ISTANBUL - The four-story headquarters of the Turkish charity Insani Yardim Vakfi (IHH ) in the Fatih district is jammed with stressed-out people. Family members and friends of the more than 400 Turks in the flotilla - which was organized and paid for, in large part, by the charity - have been arriving by the hundreds, grasping for information, trying to learn the names of the wounded and the dead, wanting to know when the "heroes," as they are now being called, will be returning home.
Journalists have taken over the ground floor of the building, spreading out their cameras and sound equipment into every available corner and smoking as they wait for the press conferences, which are being called every few hours. And outside, groups have gathered to show their support for IHH and heap their fury on Israel. "Allah is great," they call in unison. "Israelis are killers," they chant.
Weaving their way in and out of all this chaos are some 100 IHH volunteers and staff. They are well-dressed. Calm. Polite. The staff here listens courteously to queries, finds answers, follows up on information. It's all under control. There is no running. No yelling. No disorder. Only a sense of purpose, a certain amount of self-righteousness, and a great deal of disdain. For Israel.
"We had long heard from our Palestinian brothers stories about Israeli behavior, but I always wondered if a little of it was exaggerated. Now I am convinced it's all true," says Omar Farooq, a senior member of the IHH board. He is currently the main point man here, in the absence of the influential president of IHH, Bulent Yildirim, who together with 25 IHH staffers, was onboard one of the ships.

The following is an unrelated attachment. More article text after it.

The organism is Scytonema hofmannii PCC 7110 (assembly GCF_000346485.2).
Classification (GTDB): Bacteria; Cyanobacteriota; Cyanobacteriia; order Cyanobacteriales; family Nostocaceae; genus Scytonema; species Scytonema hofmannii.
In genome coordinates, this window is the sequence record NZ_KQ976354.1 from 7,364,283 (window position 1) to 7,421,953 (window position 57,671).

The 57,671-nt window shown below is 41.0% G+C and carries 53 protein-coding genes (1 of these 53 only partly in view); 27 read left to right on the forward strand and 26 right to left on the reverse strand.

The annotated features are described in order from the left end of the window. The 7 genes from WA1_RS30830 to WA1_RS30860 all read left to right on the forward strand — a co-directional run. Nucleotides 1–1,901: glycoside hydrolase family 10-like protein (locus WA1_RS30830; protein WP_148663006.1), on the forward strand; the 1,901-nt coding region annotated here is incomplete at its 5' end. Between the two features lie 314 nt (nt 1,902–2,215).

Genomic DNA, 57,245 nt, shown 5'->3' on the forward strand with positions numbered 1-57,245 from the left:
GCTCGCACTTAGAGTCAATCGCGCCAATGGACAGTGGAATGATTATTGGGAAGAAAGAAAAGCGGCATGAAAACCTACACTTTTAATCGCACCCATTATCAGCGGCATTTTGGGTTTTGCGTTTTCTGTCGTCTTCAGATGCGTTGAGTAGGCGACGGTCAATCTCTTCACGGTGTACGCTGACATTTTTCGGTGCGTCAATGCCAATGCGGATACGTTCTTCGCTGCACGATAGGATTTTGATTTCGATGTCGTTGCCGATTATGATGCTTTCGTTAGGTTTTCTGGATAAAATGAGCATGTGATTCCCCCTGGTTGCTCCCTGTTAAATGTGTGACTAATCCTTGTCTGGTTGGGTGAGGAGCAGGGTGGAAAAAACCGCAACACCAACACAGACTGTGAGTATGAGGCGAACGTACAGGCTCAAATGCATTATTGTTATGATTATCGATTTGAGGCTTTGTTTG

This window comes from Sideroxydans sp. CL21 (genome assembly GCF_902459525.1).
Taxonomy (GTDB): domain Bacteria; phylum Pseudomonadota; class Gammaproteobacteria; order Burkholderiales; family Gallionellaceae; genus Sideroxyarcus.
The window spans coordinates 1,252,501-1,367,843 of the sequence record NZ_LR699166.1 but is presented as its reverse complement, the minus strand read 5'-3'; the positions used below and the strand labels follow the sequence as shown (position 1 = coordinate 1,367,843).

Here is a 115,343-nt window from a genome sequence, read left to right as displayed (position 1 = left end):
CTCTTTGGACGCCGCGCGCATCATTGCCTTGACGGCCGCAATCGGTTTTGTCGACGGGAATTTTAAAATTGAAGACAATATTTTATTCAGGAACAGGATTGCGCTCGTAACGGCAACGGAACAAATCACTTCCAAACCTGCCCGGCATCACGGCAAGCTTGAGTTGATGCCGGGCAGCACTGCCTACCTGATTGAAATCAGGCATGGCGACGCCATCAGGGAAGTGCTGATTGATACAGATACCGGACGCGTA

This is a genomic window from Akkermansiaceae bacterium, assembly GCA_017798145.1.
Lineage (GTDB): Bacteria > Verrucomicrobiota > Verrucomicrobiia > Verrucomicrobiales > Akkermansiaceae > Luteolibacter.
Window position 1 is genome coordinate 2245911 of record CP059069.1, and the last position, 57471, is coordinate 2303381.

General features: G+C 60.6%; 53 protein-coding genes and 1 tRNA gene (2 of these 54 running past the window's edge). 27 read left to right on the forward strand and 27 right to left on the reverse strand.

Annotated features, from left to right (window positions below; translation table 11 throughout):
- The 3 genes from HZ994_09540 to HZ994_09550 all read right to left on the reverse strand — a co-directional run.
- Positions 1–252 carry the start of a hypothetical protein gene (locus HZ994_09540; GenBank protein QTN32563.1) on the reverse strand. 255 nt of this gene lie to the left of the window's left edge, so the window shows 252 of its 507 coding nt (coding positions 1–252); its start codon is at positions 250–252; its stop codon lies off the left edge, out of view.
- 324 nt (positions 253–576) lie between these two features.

Established in the mid-1990s to provide aid to Bosnian Muslims, IHH is today one of the biggest charities in Turkey, involved in aid missions to Pakistan, Afghanistan, Ethiopia, Lebanon, Indonesia, Sierra Leone, Albania, Iraq and of course the Palestinian territories, IHH's most popular cause. Last year IHH opened a local branch in Gaza.
While Turkey's secular regime distanced itself from IHH in the early days, the charity has grown in prominence since the Islamic regime of Turkish Prime Minister Recep Tayyip Erdogan came to power in 2002. However, IHH members stress they are a private institution, with no governmental backing.
Together with the Free Gaza Movement, IHH was the prime mover behind the flotilla, chartering three of the ships, including the Mavi Marmara, and recruiting and paying travel costs for all the Turkish participants.
Detractors over the years have claimed that IHH is a radical Islamic group masquerading as a humanitarian organization. In 2008 Israel banned it, along with 35 other Islamic charities, for belonging to an umbrella group called Ittilaf al-Kheir (Union of Good ), which allegedly finances Hamas.
You wanted attention, and now you have it. Was this how you envisioned it? Was the sacrifice of life worth it?